Richard Hearne from 1Gas sharing his expertise of gas connections with LandlordZONE.
Read on to find out more about your responsibilities as a landlord, advice for getting a new gas connection, and what to do if you have multiple units in a building.
What is the responsibility of landlords?
There is no legal responsibility for a landlord to have a gas supply installed to their rental property, but there needs to be an adequate source of alternative heating.
Gas central heating is seen as standard by most people and many tenants would be put off a rental property without gas central heating.
This is often the case because people view alternative heating systems such as electric as unreliable, difficult to operate and costly to use.
There is therefore the argument that a gas supply to a rental property could increase its rentability and the potential for an increased asking price.
Advice for getting a new gas connection?
The most important thing you should consider is the location of the meter housing – particularly when the property is a flat or an apartment.
There are many safety regulations in place that complicate matters and which mean you need to be flexible. Typically a meter would need to be located externally along the front wall of the building – but there are exceptions.
You need to act sooner rather than later as standard domestic gas connections can typically take between 4-8 weeks.
You will also need to consider whether you would like to arrange the excavation and reinstatement of the trenches for the gas pipe on private land yourself (this will keep the cost down) or whether you would like the engineers to do it all at the same time (this will cost more).
Advice for moving a gas connection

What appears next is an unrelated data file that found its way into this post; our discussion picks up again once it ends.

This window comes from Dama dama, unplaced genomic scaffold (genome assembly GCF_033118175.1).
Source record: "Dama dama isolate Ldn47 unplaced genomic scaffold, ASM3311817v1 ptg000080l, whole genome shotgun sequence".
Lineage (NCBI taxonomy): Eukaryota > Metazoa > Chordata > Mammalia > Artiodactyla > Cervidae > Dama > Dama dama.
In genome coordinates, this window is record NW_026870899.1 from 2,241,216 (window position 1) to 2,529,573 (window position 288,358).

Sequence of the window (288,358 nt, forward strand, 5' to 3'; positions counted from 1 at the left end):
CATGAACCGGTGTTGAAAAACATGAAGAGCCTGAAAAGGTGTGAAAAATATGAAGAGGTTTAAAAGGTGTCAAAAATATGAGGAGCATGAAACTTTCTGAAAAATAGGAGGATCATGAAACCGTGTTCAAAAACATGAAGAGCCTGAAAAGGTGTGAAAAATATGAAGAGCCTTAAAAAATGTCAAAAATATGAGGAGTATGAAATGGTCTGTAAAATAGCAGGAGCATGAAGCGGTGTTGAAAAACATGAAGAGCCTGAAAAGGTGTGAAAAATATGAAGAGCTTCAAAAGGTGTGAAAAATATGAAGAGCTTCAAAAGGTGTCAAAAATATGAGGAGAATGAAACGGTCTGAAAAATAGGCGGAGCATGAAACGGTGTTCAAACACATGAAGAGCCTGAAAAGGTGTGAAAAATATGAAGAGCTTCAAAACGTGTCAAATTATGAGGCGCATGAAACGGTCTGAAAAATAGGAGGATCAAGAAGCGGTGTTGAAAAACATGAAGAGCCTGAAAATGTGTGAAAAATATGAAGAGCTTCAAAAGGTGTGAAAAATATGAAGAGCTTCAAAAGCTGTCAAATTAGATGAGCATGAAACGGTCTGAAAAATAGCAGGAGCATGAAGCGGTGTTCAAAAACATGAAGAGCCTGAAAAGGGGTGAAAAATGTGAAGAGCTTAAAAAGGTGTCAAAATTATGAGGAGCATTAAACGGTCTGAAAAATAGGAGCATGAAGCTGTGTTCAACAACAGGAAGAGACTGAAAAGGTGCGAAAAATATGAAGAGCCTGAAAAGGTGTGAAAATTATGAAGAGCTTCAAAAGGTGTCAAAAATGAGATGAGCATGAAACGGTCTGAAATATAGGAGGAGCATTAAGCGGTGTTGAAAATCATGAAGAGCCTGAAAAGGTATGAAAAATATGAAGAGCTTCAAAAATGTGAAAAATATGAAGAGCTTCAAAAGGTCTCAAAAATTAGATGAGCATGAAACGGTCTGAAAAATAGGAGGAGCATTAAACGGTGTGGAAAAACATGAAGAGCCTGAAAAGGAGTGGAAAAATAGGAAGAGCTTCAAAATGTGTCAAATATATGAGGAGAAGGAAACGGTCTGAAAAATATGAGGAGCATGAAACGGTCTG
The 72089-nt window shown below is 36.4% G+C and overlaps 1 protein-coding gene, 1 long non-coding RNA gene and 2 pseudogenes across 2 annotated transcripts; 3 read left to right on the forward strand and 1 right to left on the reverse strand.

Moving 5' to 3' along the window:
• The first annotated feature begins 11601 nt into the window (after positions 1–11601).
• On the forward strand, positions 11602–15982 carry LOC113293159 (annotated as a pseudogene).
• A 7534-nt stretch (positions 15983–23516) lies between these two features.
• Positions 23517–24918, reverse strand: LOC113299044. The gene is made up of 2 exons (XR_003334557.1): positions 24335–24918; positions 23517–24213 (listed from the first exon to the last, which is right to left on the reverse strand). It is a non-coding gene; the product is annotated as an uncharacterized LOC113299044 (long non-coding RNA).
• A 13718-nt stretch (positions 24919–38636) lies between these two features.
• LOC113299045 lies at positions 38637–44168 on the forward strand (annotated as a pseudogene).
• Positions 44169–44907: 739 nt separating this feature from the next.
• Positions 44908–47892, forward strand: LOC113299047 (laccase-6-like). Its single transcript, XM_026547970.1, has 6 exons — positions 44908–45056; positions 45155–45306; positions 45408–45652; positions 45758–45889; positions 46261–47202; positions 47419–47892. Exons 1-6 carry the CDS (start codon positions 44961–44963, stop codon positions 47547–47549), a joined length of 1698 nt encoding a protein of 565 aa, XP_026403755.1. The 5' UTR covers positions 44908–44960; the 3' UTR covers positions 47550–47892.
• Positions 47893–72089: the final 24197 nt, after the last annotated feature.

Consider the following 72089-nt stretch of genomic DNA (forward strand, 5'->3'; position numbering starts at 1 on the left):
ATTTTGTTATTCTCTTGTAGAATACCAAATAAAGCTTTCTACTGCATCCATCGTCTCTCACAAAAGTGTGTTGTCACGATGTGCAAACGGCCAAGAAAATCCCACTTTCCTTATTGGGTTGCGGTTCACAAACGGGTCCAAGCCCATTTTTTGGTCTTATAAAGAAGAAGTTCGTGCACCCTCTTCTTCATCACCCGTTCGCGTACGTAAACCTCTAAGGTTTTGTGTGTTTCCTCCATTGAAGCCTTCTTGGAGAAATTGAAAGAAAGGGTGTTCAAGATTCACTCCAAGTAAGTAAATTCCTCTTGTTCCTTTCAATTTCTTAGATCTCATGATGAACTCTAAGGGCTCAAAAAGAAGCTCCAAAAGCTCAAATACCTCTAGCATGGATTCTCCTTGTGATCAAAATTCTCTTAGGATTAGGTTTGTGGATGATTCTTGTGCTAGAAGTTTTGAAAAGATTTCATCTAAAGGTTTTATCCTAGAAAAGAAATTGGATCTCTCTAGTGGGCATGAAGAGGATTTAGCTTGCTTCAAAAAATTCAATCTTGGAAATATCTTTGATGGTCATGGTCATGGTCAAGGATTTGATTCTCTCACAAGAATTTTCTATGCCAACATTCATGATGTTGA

Altering an existing supply is extremely costly for the work involved; the reason being that new domestic connections (within reason) are heavily subsidised by the Government to make gas an affordable option for the average homeowner.
Unfortunately, alterations to existing supplies don’t benefit from this subsidisation and can often cost more than installing a new supply.
If you do need to move a gas connection you will basically follow the same process as if you were getting a new connection; finding out who your supplier is and getting a quote.
Landlords are required to have an annual gas safety check carried out to test the safety of each gas appliance in the property. And the landlord is legally required to provide a copy of the gas safety certificate to the tenant each year.
In terms of the actual gas supply to the property there is virtually no maintenance required. The only thing you need to be aware of is the condition of the plastic meter housing (if the meter is located externally) as these can become brittle over time and break, leaving the meter exposed to the elements and vandalism.
What if I have multiple units in a building?
Many of the same principles apply. However, the maximum number of new connections a landlord could install and still be eligible for the Government subsidisation is four.
Any more than this would mean that the connection becomes classified as non-standard and can resultantly be quite costly.
If we use the example of a block of flats that require a new gas supply above the first floor, this would be classed as a non-standard gas connection due to increased risks and costs of working at height.
Article Courtesy of 1gasconnections.co.uk